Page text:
Respect for Marriage Act Statement


November 29th, 2022

Statement from Mony Ruiz-Velasco, Deputy Director of Equality Illinois, the state’s LGBTQ+ civil rights organization, on the passage by the U.S. Senate of the Respect for Marriage Act: 

The bipartisan vote by the U.S. Senate in support of the Respect for Marriage Act is an important step towards ensuring protections for LGBTQ+ families. We thank our own U.S. Senators Dick Durbin and Tammy Duckworth for their support of this initiative.

This bill (1) repeals the archaic federal statutory definition of marriage as one only between a man and a woman, (2) ensures that the federal government will provide equal benefits to all married persons, so long as the marriage was valid at the time and in the place where it was officiated, and (3) requires all states to recognize valid marriages from other states, regardless of the couple’s sex, race, ethnicity, or national origin. While the Respect for Marriage Act provides these protections against a decision by the U.S. Supreme Court that erodes marriage equality across the country, this legislation would not stop a state from denying same-sex couples the freedom to marry. Still, we thank the U.S. Senate for acting to safeguard some of the protections of marriage equality in this country, particularly, ensuring equality in the provision of federal benefits for all married persons.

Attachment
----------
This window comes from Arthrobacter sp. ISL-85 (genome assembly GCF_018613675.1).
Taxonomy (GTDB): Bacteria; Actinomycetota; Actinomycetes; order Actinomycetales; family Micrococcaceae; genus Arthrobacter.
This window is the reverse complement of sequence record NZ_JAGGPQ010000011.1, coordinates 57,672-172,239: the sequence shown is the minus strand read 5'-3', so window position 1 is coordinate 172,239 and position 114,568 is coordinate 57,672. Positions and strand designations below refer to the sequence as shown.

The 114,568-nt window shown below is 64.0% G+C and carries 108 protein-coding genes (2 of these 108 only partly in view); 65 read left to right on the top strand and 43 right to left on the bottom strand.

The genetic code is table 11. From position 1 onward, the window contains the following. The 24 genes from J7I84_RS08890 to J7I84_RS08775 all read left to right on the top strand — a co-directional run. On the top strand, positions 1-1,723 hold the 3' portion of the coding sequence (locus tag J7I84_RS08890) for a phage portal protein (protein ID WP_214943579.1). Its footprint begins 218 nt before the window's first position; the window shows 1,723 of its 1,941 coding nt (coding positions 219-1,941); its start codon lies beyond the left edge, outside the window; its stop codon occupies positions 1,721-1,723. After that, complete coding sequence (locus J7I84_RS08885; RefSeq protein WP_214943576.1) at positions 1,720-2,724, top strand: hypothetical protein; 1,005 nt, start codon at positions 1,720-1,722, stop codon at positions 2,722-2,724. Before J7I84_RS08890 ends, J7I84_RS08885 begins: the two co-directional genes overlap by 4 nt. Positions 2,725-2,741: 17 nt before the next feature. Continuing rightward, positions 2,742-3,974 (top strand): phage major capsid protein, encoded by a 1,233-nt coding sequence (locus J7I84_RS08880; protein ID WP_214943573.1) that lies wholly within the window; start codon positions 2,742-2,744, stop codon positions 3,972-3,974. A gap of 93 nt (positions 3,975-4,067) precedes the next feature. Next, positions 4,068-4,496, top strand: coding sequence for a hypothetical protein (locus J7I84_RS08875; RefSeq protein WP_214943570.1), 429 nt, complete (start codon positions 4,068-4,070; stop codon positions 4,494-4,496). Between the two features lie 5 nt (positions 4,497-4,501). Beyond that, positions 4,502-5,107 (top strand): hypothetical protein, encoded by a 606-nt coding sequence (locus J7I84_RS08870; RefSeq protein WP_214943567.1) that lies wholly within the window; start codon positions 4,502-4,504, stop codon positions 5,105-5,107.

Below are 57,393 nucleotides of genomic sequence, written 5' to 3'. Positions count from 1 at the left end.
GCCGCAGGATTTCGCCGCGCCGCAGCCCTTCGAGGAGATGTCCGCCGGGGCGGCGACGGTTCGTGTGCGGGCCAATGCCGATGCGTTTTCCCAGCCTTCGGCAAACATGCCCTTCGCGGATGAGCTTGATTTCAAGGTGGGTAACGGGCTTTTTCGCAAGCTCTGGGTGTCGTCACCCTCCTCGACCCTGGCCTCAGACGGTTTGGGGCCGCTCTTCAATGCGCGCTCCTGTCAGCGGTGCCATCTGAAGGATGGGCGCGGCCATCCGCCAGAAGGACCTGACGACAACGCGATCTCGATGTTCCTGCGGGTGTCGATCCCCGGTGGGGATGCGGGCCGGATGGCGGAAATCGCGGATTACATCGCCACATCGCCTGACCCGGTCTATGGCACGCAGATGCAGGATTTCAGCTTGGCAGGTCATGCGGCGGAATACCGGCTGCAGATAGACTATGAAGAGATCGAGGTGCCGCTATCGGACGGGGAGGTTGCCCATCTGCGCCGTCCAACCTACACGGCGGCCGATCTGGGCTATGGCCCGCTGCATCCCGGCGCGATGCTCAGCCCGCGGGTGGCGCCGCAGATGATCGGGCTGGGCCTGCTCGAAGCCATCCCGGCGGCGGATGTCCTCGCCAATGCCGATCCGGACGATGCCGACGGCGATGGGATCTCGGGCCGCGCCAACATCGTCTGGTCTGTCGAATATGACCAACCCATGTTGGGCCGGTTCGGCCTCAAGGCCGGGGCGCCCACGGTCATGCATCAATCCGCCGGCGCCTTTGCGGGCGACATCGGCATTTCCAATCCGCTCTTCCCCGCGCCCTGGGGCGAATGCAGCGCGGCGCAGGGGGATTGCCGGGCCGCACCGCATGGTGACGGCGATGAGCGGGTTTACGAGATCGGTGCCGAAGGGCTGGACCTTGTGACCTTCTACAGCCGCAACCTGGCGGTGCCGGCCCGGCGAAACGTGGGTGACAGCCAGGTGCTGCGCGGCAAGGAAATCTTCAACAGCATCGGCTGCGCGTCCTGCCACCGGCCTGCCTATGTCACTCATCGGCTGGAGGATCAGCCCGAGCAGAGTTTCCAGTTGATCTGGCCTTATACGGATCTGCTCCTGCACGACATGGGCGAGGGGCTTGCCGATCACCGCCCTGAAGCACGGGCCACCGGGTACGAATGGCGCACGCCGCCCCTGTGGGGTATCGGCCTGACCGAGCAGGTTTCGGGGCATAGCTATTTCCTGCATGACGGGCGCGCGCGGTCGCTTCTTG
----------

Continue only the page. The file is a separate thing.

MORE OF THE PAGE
But there is much more the U.S. Senate can and must do to protect the right to privacy, bodily autonomy, and the liberty to form our own families without discrimination. We call on the U.S. Senate to pass the Equality Act, the Women’s Health Protection Act, and the Right to Contraception Act, among other important bills. As more and more state legislatures, governors, and judges roll back civil rights protections and prohibit access to and criminalize abortion, gender-affirming care, HIV prevention drugs, and other essential healthcare services, the Senate must act expeditiously to enshrine enduring protections in federal law.

The bill now goes back to the U.S. House of Representatives for a final vote before the bill is sent to the President for his signature.

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